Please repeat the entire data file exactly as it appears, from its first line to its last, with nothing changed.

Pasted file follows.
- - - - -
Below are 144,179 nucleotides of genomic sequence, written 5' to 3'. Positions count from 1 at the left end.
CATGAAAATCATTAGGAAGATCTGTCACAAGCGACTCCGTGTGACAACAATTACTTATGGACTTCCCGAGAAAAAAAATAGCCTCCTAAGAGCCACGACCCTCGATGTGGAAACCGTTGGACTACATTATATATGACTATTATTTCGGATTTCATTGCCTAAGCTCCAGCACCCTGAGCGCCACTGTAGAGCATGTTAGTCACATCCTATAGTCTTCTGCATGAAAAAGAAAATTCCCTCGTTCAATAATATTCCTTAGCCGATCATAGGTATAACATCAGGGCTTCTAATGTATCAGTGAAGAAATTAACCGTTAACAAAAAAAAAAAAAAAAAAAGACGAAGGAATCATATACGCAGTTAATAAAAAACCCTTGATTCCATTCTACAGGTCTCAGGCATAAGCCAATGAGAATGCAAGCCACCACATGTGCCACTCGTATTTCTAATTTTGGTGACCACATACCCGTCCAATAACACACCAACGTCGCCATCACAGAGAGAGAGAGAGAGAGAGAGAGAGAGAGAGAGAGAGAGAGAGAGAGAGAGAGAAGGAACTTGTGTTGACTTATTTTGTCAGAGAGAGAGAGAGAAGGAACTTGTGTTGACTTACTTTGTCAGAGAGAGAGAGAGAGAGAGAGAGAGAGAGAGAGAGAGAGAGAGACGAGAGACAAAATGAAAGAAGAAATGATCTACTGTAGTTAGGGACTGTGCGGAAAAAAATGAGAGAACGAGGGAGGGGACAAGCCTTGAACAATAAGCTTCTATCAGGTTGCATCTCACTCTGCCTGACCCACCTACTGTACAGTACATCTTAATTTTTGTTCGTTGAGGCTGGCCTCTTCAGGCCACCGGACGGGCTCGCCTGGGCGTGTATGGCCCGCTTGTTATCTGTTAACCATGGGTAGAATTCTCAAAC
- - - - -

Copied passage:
Below are 144,179 nucleotides of genomic sequence, written 5' to 3'. Positions count from 1 at the left end.
CATGAAAATCATTAGGAAGATCTGTCACAAGCGACTCCGTGTGACAACAATTACTTATGGACTTCCCGAGAAAAAAAATAGCCTCCTAAGAGCCACGACCCTCGATGTGGAAACCGTTGGACTACATTATATATGACTATTATTTCGGATTTCATTGCCTAAGCTCCAGCACCCTGAGCGCCACTGTAGAGCATGTTAGTCACATCCTATAGTCTTCTGCATGAAAAAGAAAATTCCCTCGTTCAATAATATTCCTTAGCCGATCATAGGTATAACATCAGGGCTTCTAATGTATCAGTGAAGAAATTAACCGTTAACAAAAAAAAAAAAAAAAAAAGACGAAGGAATCATATACGCAGTTAATAAAAAACCCTTGATTCCATTCTACAGGTCTCAGGCATAAGCCAATGAGAATGCAAGCCACCACATGTGCCACTCGTATTTCTAATTTTGGTGACCACATACCCGTCCAATAACACACCAACGTCGCCATCACAGAGAGAGAGAGAGAGAGAGAGAGAGAGAGAGAGAGAGAGAGAGAGAGAGAGAGAAGGAACTTGTGTTGACTTATTTTGTCAGAGAGAGAGAGAGAAGGAACTTGTGTTGACTTACTTTGTCAGAGAGAGAGAGAGAGAGAGAGAGAGAGAGAGAGAGAGAGAGAGACGAGAGACAAAATGAAAGAAGAAATGATCTACTGTAGTTAGGGACTGTGCGGAAAAAAATGAGAGAACGAGGGAGGGGACAAGCCTTGAACAATAAGCTTCTATCAGGTTGCATCTCACTCTGCCTGACCCACCTACTGTACAGTACATCTTAATTTTTGTTCGTTGAGGCTGGCCTCTTCAGGCCACCGGACGGGCTCGCCTGGGCGTGTATGGCCCGCTTGTTATCTGTTAACCATGGGTAGAATTCTCAAAC